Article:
A farm bike, but not as we know it.
The Honda CRF 230 is a lightweight motorcycle designed to have fun on, writes Terry Stevenson
It’s not really a farm bike, yet I’ve seen a quite a number of the trick Honda CRF230 enduro bikes on farms I’ve visited recently. The CRF230 is a relative newcomer to the scene and it fits quite nicely in between the more usual 200cc and 250cc categories. It is not as powerful or well spec’d as a full-blown 250, but it is considerably better in performance than any 200cc farm bike on the market.
Don’t be mistaken – this is not a farm bike as we know it. The CRF230 doesn’t come with sidestands on each side, large carriers or bar protectors, etc. It is a lightweight motorcycle designed to have fun on.
After a ride around Pete Philips’ Illawarra Farm, I found our Boyd Honda test Honda CRF230 to be a good step up for a farmer who wants a bit more action than usual. It was so much fun I could have torn around on the CRF230 all day. It had reasonable power, great handling and excellent brakes.
With no less than 241mm of plush travel, the 37mm diameter leading axle, air adjustable, front suspension is supple and soaks up the bumps as though they weren’t even there. The Pro-Link linkaged rear suspension has a full 228mm of travel, offering much the same performance as the front, so basically anywhere I went the bike stayed upright, held its line and left me to work the throttle and brakes in relative comfort. That compares pretty well with the dedicated Honda CT200 farm bike’s 158mm and 150mm (respectively) travel. Another feature a buyer would like to know about is that the CRF230 weighs in 19kg lighter than the more robust CT200. Helping to keep the weight down is the large alloy swingarm, in lieu of the CT200’s steel unit, as a comparison.
While the 223cc air-cooled engine had tons more power than the sluggish CT200, it didn’t have as much power in the top end of the rev range as I expected. It had most of its power available down low and in the mid-range, which happens to be the best place for any bike used on a farm anyway.
Powering the CRF230 is a simple Honda two valve four-stroke powerplant driving the rear wheel through a smooth six-speed gearbox. The gearbox is probably the biggest part of the bike, which doesn’t suit farm use. First gear is a lot taller than the CT200s lowest ratio, so uphill starts and general farm starts require more use of the clutch and throttle at the same time. A small trade-off if you prefer a bit more action than function. The electric start is an excellent feature on this sized machine, and is one reason why Honda sell so many of them, although there is no kick-starter as a back-up.
Stopping the CRF230 is a disc front brake operated by a hydraulic Nissin dual piston caliper, which offered superb feel for shorter stopping distances from typically higher speeds. A drum brake operates the rear and performed as good as any drum unit.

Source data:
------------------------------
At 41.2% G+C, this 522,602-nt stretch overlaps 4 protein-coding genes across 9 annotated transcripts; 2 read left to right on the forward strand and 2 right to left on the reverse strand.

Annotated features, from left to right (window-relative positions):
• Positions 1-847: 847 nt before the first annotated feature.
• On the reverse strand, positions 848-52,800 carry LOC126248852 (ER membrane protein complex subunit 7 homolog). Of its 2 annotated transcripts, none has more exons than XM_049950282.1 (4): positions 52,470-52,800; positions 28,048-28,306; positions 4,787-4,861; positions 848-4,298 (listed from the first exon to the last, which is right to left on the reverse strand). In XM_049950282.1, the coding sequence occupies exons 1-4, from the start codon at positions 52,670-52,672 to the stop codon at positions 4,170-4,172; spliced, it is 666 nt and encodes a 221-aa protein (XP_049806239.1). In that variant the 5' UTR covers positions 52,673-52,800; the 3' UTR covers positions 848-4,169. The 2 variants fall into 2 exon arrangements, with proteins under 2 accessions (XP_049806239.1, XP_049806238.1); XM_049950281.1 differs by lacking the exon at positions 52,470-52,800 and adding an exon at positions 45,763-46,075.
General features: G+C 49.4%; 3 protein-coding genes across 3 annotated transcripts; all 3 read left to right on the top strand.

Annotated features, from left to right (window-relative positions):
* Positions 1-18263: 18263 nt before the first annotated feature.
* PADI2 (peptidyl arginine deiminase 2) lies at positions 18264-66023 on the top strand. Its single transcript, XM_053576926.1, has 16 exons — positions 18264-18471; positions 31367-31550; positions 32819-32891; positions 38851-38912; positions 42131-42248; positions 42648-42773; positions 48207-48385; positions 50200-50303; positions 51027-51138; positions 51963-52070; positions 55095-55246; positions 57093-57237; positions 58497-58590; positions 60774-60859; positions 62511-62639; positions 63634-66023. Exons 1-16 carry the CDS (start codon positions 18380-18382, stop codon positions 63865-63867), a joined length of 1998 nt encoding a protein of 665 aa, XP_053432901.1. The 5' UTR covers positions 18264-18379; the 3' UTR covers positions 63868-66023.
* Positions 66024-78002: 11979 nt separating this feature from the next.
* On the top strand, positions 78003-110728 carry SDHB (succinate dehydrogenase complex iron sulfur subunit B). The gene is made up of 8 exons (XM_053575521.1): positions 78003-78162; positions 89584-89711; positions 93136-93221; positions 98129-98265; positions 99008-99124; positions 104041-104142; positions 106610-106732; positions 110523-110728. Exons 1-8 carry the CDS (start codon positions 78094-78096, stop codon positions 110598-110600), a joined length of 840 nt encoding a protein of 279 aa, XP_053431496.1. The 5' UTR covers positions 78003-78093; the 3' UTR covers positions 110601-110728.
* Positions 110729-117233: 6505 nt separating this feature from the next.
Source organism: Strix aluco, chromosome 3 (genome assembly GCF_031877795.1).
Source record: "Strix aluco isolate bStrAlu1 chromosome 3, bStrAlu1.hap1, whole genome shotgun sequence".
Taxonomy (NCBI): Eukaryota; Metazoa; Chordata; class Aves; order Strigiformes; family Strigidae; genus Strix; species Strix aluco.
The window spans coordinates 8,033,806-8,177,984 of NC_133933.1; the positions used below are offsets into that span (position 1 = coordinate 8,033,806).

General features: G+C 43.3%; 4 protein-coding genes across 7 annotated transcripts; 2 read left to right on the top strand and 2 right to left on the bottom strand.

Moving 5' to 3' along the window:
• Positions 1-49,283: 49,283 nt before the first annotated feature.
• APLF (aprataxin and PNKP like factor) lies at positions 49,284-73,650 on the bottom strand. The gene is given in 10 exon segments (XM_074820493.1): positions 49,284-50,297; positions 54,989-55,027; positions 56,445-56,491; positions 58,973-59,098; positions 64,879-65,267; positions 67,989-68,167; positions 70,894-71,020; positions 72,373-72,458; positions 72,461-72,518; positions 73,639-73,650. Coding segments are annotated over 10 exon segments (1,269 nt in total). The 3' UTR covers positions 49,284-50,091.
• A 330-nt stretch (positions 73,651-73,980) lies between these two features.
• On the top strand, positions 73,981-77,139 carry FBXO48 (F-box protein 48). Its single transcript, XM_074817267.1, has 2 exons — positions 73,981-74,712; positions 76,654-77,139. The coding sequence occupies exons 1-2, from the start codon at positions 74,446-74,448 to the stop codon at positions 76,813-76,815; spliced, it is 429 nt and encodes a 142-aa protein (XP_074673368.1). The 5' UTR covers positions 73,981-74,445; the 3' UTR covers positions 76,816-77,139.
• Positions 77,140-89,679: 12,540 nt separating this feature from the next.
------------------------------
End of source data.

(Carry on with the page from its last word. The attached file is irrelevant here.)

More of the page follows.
The low 825mm seat height (823mm on the CT200) places the CRF230 in the category where riders of about any height can stop and still touch the ground, although I warn you, the seat is pretty hard and you wouldn’t want to spend all sitting on it. The mudguards are motocross style, which will leave mud flying in all directions, including your back. The front guard is quite short and exposes the engine more than you would get on a well-guarded farm bike, so expect to have to clean the engine fins more often to avoid the engine overheating. Underneath the guards are a 21" diameter front wheel and an 18" rear wheel, shod with grippy Pirelli MT320 knobblies.
There is an optional small single headlight, but that’s as much as you get with this model. There is no rear light, turn indicators, horn or even instruments, so forget about registering it for any road use.
Used as a stepping-stone to bigger and more powerful bikes, many of the CRF230s are sold to teenage sons who work on the farm. The whole idea of the $6495 (with headlight) CRF230 is that it can be used for a number of functions, although it is clearly more angled towards recreational riding than farm use. It is the sort of machine you can use on occasional trail rides with a few mates, as easily as you would tear up to the back of the farm to check stock. It goes very well and I’d have one in my shed any day!
For more information visit your local Honda dealer, or visit www.honda-motorcycles.co.nz
Engine type: 223cc air-cooled single-cylinder four stroke
Bore and stroke: 65.5 x 66.2mm
Compression ratio: 9:0:1
Gearbox: Six speed
Suspension front: 37mm leading-axle Showa fork; 9.5in travel
Suspension rear: pro-link Showa single shock
Tyres front: 80/100-21
Tyres rear: 100/100-18
Seat height: 825mm